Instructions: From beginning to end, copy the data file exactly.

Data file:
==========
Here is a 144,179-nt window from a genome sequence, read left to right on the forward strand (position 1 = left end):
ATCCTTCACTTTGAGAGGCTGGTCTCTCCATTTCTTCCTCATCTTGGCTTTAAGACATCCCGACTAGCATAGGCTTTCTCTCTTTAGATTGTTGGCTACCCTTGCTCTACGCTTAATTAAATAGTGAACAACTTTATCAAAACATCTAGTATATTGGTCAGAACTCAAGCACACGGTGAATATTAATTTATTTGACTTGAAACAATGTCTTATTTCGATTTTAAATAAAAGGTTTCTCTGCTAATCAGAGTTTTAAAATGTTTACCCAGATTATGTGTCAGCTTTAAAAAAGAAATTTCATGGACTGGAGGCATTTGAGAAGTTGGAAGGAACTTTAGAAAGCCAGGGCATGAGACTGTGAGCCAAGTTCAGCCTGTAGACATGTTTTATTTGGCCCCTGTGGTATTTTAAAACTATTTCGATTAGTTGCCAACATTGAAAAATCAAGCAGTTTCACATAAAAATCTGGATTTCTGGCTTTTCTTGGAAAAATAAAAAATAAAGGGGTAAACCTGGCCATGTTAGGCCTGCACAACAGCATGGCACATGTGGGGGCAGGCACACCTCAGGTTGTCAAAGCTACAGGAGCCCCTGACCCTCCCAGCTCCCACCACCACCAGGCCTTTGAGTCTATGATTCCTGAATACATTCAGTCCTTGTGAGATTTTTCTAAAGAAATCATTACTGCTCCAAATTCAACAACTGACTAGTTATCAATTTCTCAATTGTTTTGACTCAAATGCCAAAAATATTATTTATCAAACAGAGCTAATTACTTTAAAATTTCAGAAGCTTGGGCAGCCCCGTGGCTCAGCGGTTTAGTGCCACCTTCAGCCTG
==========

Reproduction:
Here is a 144,179-nt window from a genome sequence, read left to right on the forward strand (position 1 = left end):
ATCCTTCACTTTGAGAGGCTGGTCTCTCCATTTCTTCCTCATCTTGGCTTTAAGACATCCCGACTAGCATAGGCTTTCTCTCTTTAGATTGTTGGCTACCCTTGCTCTACGCTTAATTAAATAGTGAACAACTTTATCAAAACATCTAGTATATTGGTCAGAACTCAAGCACACGGTGAATATTAATTTATTTGACTTGAAACAATGTCTTATTTCGATTTTAAATAAAAGGTTTCTCTGCTAATCAGAGTTTTAAAATGTTTACCCAGATTATGTGTCAGCTTTAAAAAAGAAATTTCATGGACTGGAGGCATTTGAGAAGTTGGAAGGAACTTTAGAAAGCCAGGGCATGAGACTGTGAGCCAAGTTCAGCCTGTAGACATGTTTTATTTGGCCCCTGTGGTATTTTAAAACTATTTCGATTAGTTGCCAACATTGAAAAATCAAGCAGTTTCACATAAAAATCTGGATTTCTGGCTTTTCTTGGAAAAATAAAAAATAAAGGGGTAAACCTGGCCATGTTAGGCCTGCACAACAGCATGGCACATGTGGGGGCAGGCACACCTCAGGTTGTCAAAGCTACAGGAGCCCCTGACCCTCCCAGCTCCCACCACCACCAGGCCTTTGAGTCTATGATTCCTGAATACATTCAGTCCTTGTGAGATTTTTCTAAAGAAATCATTACTGCTCCAAATTCAACAACTGACTAGTTATCAATTTCTCAATTGTTTTGACTCAAATGCCAAAAATATTATTTATCAAACAGAGCTAATTACTTTAAAATTTCAGAAGCTTGGGCAGCCCCGTGGCTCAGCGGTTTAGTGCCACCTTCAGCCTG